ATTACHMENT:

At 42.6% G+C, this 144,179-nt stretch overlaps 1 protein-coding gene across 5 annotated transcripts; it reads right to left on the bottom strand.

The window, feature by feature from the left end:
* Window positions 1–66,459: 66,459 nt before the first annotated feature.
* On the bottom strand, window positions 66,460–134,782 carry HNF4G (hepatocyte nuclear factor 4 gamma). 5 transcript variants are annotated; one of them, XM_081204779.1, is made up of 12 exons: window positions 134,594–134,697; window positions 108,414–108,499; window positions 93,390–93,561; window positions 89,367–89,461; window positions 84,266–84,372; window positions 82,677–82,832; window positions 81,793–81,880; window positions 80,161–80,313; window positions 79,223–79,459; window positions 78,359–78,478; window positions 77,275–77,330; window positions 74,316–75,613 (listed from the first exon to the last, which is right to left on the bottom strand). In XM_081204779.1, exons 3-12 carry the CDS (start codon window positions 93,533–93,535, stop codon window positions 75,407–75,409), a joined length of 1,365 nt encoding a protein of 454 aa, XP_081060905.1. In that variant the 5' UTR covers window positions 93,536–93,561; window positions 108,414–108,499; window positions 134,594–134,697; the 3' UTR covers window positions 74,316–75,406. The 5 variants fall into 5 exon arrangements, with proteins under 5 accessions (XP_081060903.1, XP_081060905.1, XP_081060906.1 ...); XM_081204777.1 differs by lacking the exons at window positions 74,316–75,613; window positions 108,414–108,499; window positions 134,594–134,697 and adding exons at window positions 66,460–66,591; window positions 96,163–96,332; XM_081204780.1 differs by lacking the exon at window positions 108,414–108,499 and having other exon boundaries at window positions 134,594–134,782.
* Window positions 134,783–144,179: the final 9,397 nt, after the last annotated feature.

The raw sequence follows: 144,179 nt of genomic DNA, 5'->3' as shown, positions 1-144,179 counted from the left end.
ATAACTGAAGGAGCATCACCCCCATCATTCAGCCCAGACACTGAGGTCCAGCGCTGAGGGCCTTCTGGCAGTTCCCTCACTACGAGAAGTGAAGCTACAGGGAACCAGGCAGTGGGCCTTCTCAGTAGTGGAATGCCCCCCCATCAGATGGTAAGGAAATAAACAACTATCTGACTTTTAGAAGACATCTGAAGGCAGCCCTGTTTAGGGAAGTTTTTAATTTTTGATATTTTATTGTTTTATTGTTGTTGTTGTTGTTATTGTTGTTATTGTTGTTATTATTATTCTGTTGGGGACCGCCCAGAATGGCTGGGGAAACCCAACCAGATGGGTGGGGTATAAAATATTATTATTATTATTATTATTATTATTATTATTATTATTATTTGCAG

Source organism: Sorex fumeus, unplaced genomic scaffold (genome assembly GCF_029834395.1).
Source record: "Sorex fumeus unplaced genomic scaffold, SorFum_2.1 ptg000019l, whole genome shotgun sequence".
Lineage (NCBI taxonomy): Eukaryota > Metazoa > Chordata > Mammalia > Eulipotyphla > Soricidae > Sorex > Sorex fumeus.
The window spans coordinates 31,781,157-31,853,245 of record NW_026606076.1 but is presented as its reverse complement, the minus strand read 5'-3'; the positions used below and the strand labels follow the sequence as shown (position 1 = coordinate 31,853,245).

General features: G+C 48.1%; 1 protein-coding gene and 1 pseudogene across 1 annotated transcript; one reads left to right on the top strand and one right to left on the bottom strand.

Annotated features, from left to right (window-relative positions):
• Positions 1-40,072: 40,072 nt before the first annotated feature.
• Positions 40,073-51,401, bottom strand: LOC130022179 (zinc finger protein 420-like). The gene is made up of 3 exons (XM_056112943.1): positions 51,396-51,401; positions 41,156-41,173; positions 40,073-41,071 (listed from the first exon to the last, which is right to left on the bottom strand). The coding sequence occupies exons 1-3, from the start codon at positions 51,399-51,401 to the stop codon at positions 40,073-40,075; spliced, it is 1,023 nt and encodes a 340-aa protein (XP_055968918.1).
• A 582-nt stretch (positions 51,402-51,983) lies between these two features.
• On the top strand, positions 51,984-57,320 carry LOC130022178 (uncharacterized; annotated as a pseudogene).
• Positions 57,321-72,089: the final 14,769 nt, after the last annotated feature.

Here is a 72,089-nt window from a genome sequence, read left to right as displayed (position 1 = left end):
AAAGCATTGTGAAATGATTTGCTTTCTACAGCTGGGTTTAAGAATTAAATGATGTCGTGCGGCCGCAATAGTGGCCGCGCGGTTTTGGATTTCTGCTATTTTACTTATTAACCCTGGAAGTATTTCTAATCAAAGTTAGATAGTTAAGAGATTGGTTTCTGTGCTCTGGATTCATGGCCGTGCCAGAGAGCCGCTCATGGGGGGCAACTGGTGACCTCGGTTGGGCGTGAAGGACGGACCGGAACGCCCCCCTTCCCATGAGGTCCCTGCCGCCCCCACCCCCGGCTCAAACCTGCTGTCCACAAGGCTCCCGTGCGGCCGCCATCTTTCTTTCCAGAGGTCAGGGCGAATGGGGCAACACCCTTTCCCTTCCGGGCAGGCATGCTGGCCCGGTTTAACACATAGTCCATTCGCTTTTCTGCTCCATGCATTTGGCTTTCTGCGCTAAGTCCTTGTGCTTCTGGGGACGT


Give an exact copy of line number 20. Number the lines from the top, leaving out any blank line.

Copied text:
AAAGCATTGTGAAATGATTTGCTTTCTACAGCTGGGTTTAAGAATTAAATGATGTCGTGCGGCCGCAATAGTGGCCGCGCGGTTTTGGATTTCTGCTATTTTACTTATTAACCCTGGAAGTATTTCTAATCAAAGTTAGATAGTTAAGAGATTGGTTTCTGTGCTCTGGATTCATGGCCGTGCCAGAGAGCCGCTCATGGGGGGCAACTGGTGACCTCGGTTGGGCGTGAAGGACGGACCGGAACGCCCCCCTTCCCATGAGGTCCCTGCCGCCCCCACCCCCGGCTCAAACCTGCTGTCCACAAGGCTCCCGTGCGGCCGCCATCTTTCTTTCCAGAGGTCAGGGCGAATGGGGCAACACCCTTTCCCTTCCGGGCAGGCATGCTGGCCCGGTTTAACACATAGTCCATTCGCTTTTCTGCTCCATGCATTTGGCTTTCTGCGCTAAGTCCTTGTGCTTCTGGGGACGT